Wednesday 23 September 2015

MPM2D - Day 12: Solving Linear Systems by Substitution

We started today right where we had left off yesterday. Frankly, today was a lot of notes and examples, which I try to avoid, but I am not sure how else to get all my students to point where they can reliably solve a system by substitution. I will ponder this some more, for next time...

We began with the stacking cups data from yesterday. There were many more graphs that had been completed than what I saw yesterday and several students tried to solve algebraically. Attempting to solve that particular system graphically did make it clear that algebra would make life better.

At the end of class we did actually test out the solutions with cups, but sadly, I did not get a picture. This solution of 201 cups was way off, but many groups got around 160 cups, which was definitely closer.

Then we did some examples as a class.

We went over some more notes, before working through another example. This time the equations did not present themselves in y = ... form.

In case you think that Canadians actually eat the tails of beavers, here is a picture of a beavertail. It is a lot like a doughnut that has been stretched out before being deep fried. They are served hot with various toppings, my favourite being lemon and sugar.

Back to the question...

And then I found myself looking at the clock and trying to fit everything into that last 6 minutes... Another example, returning yesterday's quizzes and stacking two sets of 160+ cups. Dumb, I know. As a result, I did a lousy job at two of the three things. Here is the no-longer-given-in-context next example:

As much as I would like all questions to be in context, I realize that my academic students need to be able to work in the abstract. We will finish this one tomorrow. Homework was the back of the homework set from yesterday.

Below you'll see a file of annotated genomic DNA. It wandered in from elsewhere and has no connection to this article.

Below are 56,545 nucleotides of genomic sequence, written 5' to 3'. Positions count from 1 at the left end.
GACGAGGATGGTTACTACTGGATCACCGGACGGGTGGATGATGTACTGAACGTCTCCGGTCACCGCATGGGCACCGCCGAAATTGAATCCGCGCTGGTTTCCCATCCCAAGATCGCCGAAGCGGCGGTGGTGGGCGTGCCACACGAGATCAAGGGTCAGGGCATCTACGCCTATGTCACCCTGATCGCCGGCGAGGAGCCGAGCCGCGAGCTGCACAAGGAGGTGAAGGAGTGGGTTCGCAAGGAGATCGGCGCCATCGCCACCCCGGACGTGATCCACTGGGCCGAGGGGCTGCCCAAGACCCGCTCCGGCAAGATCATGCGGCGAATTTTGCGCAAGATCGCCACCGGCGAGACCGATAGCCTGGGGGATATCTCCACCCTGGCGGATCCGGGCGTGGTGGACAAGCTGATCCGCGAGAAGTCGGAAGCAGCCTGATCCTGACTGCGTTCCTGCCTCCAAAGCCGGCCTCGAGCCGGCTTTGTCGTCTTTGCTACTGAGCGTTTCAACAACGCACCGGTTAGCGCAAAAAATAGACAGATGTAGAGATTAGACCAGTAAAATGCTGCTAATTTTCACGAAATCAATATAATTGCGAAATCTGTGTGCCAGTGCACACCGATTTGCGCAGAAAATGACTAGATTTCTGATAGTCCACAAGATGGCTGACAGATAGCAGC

It's funny that the way I ran my class today is how I taught for years and years. It was my comfort zone and I think I do it decently. But I find it so boring now and can only assume that at least some of my students also find it boring (some love to sit and take notes so I likely made them happy today). I have developed good methods of not teaching like this in my applied classes, but am struggling with how to deal with a lesson like today's without direct instruction. I could create a very scaffolded handout for them to work through and help those that get stuck, but my experience around teaching this topic tells me that it would be a disaster, as our students have virtually no experience substituting anything other than a number for a variable. I realize that there may not be a better way for some topics, but welcome feedback. Elimination is coming!

1 comment:

  1. Mary thank you for sharing this. I feel that I am just where you are:) I have written the same statement in a blog post last year about boring myself when I use direct instruction. Lol. I don't do it often but solving systems is one topic that I did last year also...after we went through the Cookies unit in our books (IMP Meaningful Math) which actually introduces systems of inequalities first. I thought that was unique.